Dynos have shown that with these mods, our A/F is a bit outside of what is considered optimal, but still within safe limits. The solution to getting your A/F optimal AND getting the full potential out of your mods is a custom UCU flash, such as Technosquare offers for the Z and G (they haven't done the FX yet, but it wouldn't take much for them; they'd just need a volunteer in their area). Crawford maintains that resetting the ECU IS NOT neccessary, but they do acknowledge that it can adapt a bit, lowering the maximum potential of the mods and the optimum A/F and have recently worked with Technosquare to create an ECU flash specific to their package of mods.

I should also note that Crawford does not believe in using aftermarket intakes. One reason is that the Z's intake design is very good to begin with (so a simple drop-in K&N is best), but another is that they've never experienced any intake that has actually done anything positive for the car (likely b/c of what the ECU does with the MAF data. The current intake of choice for Z owners is the JWT Popcharger b/c it does the same for the Z as the Stillen does for us: replace the stock airbox with a larger filter and heat sheild, while retaining the stock configuration This simply allows more air in to feed the mods BEHIND the MAF. I side with crawford in that I believe an intake by itself will not do anything for you, but having the extra capacity to feed other mods is always good.

Bottom line regarding the ECU is that you should actually see the greatest gains from a bolt-on mod immediately after installation, before it has a chance to adapt (this may be contradictory to my previous comments that I thought the ECU needed to adapt before you'd see your full gains, but the more I think about it the more this makes sense.). This is why Injen is saying to reset the ECU every so often: b/c as the ECU adapts to the intake, you lose your gains. As I've stated before, the only thing I've ever noticed the one time I reset my ECU (out of curiosity) was really crappy gas milage, as the computer has to relearn EVERYTHING.

Make sense?
 

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MustGoFastR said:
...are not encouraging. <snip> That's an average of 7.2 sec 0-60. SLOWER. <snip> So what's up with the dyno results that Injen posted and the contradictory evidence presented here? Ideas?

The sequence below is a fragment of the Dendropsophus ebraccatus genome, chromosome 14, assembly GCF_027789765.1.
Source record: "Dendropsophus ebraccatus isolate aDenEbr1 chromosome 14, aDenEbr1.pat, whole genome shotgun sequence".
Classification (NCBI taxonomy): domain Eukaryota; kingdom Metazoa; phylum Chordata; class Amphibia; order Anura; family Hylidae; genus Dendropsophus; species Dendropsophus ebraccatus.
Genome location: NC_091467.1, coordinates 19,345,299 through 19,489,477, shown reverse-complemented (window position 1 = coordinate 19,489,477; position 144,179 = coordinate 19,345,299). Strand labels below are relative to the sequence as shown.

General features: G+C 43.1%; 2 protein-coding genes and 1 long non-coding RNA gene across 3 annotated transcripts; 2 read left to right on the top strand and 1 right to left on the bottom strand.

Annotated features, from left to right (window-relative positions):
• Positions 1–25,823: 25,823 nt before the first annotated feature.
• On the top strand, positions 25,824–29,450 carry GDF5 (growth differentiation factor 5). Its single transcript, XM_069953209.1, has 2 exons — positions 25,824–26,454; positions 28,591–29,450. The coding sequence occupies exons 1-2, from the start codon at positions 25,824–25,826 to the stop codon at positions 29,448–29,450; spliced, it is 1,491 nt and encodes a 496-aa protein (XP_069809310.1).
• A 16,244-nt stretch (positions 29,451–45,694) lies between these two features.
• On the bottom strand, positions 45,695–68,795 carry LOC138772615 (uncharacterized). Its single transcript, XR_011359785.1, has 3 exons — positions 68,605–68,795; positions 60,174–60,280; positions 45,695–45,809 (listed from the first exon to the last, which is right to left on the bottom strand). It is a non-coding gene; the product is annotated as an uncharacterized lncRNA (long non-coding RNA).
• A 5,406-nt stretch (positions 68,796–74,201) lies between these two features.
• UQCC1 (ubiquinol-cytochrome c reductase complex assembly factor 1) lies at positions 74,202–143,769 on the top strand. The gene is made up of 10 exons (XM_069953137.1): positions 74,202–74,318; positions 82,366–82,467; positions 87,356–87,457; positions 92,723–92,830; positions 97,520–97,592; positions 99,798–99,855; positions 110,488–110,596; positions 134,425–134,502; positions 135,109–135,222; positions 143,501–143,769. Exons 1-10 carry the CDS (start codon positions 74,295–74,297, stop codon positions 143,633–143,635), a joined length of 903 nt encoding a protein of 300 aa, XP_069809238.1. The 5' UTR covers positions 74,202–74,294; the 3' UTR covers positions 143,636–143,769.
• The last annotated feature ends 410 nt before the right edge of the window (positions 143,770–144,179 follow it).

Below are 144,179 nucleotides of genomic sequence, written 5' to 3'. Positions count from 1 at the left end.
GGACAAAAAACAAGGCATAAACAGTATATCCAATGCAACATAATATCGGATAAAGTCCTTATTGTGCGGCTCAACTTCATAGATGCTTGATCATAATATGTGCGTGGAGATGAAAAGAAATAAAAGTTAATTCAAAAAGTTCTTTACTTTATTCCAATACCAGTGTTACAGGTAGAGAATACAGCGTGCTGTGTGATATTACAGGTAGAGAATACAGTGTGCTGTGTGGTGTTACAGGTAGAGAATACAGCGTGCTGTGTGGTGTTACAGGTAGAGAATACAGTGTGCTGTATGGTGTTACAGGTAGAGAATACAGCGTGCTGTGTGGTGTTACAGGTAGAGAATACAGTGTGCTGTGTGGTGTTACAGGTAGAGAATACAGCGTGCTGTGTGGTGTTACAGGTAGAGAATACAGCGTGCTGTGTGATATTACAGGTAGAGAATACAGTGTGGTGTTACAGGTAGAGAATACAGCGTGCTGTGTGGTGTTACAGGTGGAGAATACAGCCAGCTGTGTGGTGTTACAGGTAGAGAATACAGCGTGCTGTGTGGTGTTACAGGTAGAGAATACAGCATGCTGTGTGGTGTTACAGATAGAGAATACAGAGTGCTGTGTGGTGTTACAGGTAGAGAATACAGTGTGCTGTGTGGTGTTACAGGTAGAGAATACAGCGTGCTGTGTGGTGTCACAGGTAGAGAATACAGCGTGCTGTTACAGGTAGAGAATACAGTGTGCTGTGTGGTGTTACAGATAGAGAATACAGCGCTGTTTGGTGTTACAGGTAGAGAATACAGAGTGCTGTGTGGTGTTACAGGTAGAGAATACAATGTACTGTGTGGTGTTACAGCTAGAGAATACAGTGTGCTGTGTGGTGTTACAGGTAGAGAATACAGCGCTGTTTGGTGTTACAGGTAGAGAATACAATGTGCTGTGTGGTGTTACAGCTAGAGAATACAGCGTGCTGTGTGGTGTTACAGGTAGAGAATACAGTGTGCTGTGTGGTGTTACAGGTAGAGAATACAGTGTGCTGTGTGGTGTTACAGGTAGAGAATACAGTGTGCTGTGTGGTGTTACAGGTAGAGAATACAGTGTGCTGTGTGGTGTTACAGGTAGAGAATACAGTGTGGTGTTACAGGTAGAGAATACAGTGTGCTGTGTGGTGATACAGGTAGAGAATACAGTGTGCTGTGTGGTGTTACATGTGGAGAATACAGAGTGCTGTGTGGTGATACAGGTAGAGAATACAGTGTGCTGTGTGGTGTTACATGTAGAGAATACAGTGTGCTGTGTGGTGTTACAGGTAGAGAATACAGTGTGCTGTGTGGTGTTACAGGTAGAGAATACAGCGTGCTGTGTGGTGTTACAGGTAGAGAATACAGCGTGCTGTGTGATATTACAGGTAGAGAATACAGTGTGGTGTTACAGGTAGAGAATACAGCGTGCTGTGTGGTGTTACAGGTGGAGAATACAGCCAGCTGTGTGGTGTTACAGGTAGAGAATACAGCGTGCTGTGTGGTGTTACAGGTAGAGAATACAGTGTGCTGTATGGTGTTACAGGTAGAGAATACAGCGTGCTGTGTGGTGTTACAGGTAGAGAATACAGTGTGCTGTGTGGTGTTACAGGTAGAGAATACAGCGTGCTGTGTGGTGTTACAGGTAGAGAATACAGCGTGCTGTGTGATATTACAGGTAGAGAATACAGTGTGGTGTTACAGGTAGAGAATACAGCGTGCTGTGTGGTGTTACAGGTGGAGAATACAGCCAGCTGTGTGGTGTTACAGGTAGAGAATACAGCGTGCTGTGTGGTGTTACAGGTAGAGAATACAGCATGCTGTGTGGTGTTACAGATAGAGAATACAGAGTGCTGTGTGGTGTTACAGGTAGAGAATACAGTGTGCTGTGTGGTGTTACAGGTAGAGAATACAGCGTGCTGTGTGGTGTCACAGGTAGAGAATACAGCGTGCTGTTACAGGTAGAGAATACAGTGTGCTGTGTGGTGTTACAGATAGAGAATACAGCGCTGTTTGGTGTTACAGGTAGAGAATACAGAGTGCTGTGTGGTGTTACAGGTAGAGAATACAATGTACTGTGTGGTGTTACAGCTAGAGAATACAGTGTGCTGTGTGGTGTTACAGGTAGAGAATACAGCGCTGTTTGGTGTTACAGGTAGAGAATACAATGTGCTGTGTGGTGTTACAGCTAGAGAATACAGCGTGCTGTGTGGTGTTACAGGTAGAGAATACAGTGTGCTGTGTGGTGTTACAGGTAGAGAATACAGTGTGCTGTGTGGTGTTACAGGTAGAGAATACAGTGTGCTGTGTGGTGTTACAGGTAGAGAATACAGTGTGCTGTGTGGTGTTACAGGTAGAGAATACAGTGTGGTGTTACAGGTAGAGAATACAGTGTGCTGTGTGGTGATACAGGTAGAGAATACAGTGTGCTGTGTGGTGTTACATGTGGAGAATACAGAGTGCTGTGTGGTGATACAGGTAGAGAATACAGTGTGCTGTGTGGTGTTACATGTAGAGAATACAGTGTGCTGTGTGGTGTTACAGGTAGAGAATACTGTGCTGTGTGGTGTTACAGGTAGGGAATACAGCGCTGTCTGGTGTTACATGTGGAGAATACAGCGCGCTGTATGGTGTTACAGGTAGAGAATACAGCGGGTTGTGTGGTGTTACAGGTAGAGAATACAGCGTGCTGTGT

Wow! These results are very disappointing to say the least. Sorry about this Dave. I would hope that the ECU would be adjusted at this point.

The Injen dyno graph shows gains across the rpm band so it should be faster period.

If Injen still uses the ECU adjusting as a reason I think that sounds more like an excuse than a actual reason why a product would not produce results. What gives?
 

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Surely there is a logical explanation. I do not believe that Injen or anyone else for that matter, would market a product that reduces performance. I'll patiently await injentechs comments.
 

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Since the main question here is the issue with the MAF and the ECU adjusting to either a mods benefit or detriment, have any of the Z guys used a MAF Translator before? I've seen the LS1 f-body and Vette guys use this tuning tool to their advantage. Heck, I've seen that some of the DSM guys convert their MAFs over to LS1s and use MAF Translators as well.

The MAF Translator allows you to adjust the air/fuel ratio and timing advance across the RPM band. Do you think that will help us here?

Any thoughts?
 

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Discussion Starter #13
I have heard mention of something like this: a manual adjustment tool. However, you'd need dyno time to tune it properly and I'm not sure how the ECU would react. The flash would be my choice, if I were going to do it.

At any rate the main question here is whether or not the Injen intake actually does anything positive for your car in terms of real world performance. Dynos are all well and good, but real world street performance is what counts in the end.
 

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Discussion Starter #14
DAVESNELLING said:
Surely there is a logical explanation. I do not believe that Injen or anyone else for that matter, would market a product that reduces performance. I'll patiently await injentechs comments.
fair enough. I'd like to hear what he has to say as well.
 

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MustGoFastR said:
At any rate the main question here is whether or not the Injen intake actually does anything positive for your car in terms of real world performance. Dynos are all well and good, but real world street performance is what counts in the end.
Yes that is the main question but my point is that there may be an overall issue with the FX's ECU/MAF systems. If doing mods is shown to be pointless because the ECU adjusts detrimentally every single time, aren't we just wasting our time buying mods until we can find a fix?